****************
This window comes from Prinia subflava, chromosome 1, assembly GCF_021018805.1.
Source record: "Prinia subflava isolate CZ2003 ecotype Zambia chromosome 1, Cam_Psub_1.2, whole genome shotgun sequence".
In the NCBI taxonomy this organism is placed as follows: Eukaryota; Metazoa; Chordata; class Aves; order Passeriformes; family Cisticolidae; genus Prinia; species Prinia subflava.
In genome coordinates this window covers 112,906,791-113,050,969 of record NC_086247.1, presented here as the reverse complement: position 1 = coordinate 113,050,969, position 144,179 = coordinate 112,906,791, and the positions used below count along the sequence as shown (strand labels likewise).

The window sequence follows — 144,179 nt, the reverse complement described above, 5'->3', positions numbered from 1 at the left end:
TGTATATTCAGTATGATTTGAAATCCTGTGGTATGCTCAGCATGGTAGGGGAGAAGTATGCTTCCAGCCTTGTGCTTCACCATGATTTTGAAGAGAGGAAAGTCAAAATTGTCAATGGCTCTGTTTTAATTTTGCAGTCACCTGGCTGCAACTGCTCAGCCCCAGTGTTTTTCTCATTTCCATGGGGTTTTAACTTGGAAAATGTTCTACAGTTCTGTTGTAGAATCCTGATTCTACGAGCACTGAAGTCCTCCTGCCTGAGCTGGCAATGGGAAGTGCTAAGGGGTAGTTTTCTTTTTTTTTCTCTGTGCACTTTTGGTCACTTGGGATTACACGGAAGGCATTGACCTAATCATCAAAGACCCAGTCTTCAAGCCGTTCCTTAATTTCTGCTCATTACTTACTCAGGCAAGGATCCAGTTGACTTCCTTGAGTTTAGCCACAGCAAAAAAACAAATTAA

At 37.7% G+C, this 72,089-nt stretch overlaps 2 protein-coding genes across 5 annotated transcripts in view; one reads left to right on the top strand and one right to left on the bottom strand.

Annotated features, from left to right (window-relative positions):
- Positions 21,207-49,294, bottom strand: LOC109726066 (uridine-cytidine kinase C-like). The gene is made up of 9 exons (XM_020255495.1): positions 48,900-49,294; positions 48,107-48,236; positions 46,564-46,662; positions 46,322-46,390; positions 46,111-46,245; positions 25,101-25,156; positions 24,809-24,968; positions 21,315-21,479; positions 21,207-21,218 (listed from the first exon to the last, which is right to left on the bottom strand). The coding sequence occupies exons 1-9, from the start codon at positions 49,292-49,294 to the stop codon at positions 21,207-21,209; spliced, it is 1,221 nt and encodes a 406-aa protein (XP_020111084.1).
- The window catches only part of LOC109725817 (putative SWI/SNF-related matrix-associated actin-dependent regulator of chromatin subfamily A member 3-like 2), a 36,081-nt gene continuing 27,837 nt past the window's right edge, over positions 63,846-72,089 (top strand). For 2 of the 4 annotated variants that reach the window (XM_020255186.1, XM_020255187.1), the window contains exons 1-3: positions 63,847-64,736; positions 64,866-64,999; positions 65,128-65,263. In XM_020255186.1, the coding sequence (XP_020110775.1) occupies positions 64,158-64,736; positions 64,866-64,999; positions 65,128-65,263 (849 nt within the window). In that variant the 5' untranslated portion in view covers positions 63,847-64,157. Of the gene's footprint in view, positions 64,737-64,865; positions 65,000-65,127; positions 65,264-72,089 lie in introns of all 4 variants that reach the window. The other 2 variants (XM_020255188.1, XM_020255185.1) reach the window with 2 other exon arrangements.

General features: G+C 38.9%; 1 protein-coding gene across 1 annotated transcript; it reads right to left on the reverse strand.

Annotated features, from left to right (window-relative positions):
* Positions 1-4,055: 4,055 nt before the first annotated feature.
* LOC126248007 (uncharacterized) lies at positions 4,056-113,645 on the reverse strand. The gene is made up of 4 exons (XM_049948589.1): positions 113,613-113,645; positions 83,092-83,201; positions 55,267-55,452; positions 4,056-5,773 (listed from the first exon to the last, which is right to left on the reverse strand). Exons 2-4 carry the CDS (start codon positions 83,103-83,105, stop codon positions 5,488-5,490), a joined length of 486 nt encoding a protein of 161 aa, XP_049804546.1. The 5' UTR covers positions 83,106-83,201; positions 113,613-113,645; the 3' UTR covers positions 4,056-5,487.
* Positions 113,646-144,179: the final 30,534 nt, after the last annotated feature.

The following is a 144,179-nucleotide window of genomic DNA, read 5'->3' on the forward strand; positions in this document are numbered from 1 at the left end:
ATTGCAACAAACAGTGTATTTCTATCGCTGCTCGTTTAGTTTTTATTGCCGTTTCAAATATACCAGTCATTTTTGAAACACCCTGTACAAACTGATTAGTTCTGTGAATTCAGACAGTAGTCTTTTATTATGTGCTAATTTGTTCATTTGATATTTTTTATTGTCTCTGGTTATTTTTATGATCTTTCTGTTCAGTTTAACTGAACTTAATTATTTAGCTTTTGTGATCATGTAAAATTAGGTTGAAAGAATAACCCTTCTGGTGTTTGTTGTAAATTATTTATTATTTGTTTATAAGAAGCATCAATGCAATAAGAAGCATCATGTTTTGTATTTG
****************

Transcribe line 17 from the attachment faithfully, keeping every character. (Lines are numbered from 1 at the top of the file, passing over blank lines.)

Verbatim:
ATTGCAACAAACAGTGTATTTCTATCGCTGCTCGTTTAGTTTTTATTGCCGTTTCAAATATACCAGTCATTTTTGAAACACCCTGTACAAACTGATTAGTTCTGTGAATTCAGACAGTAGTCTTTTATTATGTGCTAATTTGTTCATTTGATATTTTTTATTGTCTCTGGTTATTTTTATGATCTTTCTGTTCAGTTTAACTGAACTTAATTATTTAGCTTTTGTGATCATGTAAAATTAGGTTGAAAGAATAACCCTTCTGGTGTTTGTTGTAAATTATTTATTATTTGTTTATAAGAAGCATCAATGCAATAAGAAGCATCATGTTTTGTATTTG